House Budget Committee Chair Rep. Paul Ryan, R-Wis., is set to unveil his latest fiscal plan on Tuesday and it will balance the budget within a decade, according to a House Republican aide.
The budget isn’t expected to have any major surprises, but it will take advantage of higher revenues from the “fiscal cliff” deal and make some extra tweaks on the spending side to get to balance within the 10-year budget window.
According to a report in the Hill, Ryan had been floating the idea of having his Medicare reforms kick in earlier – perhaps even affecting Americans currently at age 59. But the aide said that the prevailing sentiment among Republicans was that they were too committed to holding off on reforms for anybody over 55, so that will remain the cut off age.
Also, in a decision that is likely to open up Ryan to criticism, the aide said the budget will assume the same level of Medicare savings over the next decade as if Obamacare were to go into effect, though it calls for the repeal of the health care law. This has been a feature of Ryan’s prior budgets, but when he served as Mitt Romney’s vice presidential running mate, he got behind Romney’s plan to restore the roughly $700 billion that Obamacare cuts from Medicare.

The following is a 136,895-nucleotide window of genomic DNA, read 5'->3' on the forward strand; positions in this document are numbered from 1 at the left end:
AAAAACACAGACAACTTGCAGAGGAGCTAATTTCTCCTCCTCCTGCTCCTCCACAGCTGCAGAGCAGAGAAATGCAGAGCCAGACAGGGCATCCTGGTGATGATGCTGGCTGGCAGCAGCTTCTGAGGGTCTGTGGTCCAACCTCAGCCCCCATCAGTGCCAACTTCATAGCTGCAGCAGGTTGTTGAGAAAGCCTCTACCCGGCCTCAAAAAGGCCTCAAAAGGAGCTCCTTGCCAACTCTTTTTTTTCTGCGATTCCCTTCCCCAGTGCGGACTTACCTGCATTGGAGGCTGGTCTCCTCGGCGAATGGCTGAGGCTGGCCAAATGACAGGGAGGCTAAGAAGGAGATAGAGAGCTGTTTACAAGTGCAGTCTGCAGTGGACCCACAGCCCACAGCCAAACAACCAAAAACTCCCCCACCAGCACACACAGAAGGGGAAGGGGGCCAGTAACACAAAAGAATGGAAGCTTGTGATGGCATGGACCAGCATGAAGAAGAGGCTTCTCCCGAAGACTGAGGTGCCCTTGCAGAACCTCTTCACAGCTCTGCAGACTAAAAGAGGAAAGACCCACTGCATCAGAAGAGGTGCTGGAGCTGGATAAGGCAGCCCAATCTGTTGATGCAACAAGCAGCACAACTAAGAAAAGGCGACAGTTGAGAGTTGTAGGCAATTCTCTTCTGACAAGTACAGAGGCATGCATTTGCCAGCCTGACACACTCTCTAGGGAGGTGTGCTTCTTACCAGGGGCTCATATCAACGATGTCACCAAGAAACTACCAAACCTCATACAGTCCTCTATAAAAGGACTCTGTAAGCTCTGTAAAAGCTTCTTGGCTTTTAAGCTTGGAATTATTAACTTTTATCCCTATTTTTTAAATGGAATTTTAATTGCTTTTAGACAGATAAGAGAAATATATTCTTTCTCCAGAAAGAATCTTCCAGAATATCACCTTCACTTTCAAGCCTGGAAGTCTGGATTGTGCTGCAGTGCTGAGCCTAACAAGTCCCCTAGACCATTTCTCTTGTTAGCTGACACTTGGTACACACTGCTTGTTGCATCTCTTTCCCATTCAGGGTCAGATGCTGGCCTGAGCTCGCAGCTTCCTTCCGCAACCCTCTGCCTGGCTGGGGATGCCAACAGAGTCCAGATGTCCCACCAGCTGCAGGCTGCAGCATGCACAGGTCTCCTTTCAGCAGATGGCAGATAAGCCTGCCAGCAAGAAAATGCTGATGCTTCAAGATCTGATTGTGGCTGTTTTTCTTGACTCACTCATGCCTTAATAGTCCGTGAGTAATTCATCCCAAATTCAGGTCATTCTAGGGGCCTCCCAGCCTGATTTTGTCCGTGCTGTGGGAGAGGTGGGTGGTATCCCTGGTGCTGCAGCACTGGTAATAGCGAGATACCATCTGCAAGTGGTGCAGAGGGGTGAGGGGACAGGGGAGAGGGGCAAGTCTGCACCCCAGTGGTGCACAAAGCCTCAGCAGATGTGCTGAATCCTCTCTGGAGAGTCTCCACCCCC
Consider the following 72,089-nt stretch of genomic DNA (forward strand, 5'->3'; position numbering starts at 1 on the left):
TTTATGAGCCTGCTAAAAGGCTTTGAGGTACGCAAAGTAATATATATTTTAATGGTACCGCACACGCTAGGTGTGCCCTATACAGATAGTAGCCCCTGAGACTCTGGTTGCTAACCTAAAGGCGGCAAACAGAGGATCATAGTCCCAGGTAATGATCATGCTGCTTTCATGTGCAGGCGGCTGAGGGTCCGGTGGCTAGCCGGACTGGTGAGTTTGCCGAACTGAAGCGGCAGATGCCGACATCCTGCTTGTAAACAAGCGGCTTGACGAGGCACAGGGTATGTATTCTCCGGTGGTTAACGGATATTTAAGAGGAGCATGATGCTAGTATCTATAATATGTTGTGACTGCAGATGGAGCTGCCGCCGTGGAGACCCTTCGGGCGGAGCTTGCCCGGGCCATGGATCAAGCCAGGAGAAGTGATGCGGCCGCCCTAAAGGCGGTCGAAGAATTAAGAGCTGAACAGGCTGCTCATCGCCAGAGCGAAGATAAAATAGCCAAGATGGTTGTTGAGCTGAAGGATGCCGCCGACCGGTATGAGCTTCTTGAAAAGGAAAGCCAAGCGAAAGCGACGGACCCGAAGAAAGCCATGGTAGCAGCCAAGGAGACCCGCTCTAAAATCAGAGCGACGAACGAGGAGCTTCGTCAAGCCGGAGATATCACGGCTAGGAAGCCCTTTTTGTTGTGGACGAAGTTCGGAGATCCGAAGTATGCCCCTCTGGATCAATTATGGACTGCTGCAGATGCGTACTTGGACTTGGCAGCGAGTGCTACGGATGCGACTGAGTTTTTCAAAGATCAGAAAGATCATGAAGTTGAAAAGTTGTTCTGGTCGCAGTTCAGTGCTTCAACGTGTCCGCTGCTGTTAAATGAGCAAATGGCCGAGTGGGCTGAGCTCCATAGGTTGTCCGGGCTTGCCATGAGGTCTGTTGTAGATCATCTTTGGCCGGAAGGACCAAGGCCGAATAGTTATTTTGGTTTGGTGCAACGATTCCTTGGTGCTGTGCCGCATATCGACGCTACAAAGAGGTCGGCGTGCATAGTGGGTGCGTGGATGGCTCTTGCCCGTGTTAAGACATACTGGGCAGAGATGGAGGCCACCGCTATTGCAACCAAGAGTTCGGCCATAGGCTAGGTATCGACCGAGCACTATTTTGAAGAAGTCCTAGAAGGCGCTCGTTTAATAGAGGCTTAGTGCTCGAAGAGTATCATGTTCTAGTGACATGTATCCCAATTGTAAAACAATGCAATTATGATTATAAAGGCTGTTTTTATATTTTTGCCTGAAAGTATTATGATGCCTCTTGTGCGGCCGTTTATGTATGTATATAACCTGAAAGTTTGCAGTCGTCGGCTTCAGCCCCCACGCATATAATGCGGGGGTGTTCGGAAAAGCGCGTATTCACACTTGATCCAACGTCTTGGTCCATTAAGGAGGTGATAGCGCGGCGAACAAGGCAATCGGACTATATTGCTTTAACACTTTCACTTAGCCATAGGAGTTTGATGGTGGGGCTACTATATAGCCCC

Republicans are likely to argue that in contrast to Obamacare – which uses Medicare savings to help finance a new entitlement – Ryan’s plan would extend the solvency of the program.
The new Ryan budget is scheduled to go before the Budget committee next Wednesday, and be up for a vote in the full House the following week.
One thing that Republicans believe will work to their advantage is that Senate Democrats are also expected to release a budget next Wednesday or Thursday (for the first time in four years). In the past two years, Ryan’s budget stood out as an open target for Democrats, but now the presence of the Senate budget will allow Republicans to draw contrasts, especially assuming the Democrats don’t produce a balanced budget.
Another interesting wrinkle is that Obama still hasn’t released his budget that was due the first week in February and is now expected to release it two months late, in April. That would be the latest that an incumbent president has ever released a budget in the modern era (excluding transitional budgets generated in a president’s first year in office). Historically, the president releases a budget before Congress does, not weeks after.
Ryan is scheduled to appear on Fox News Sunday this weekend to preview his budget plan.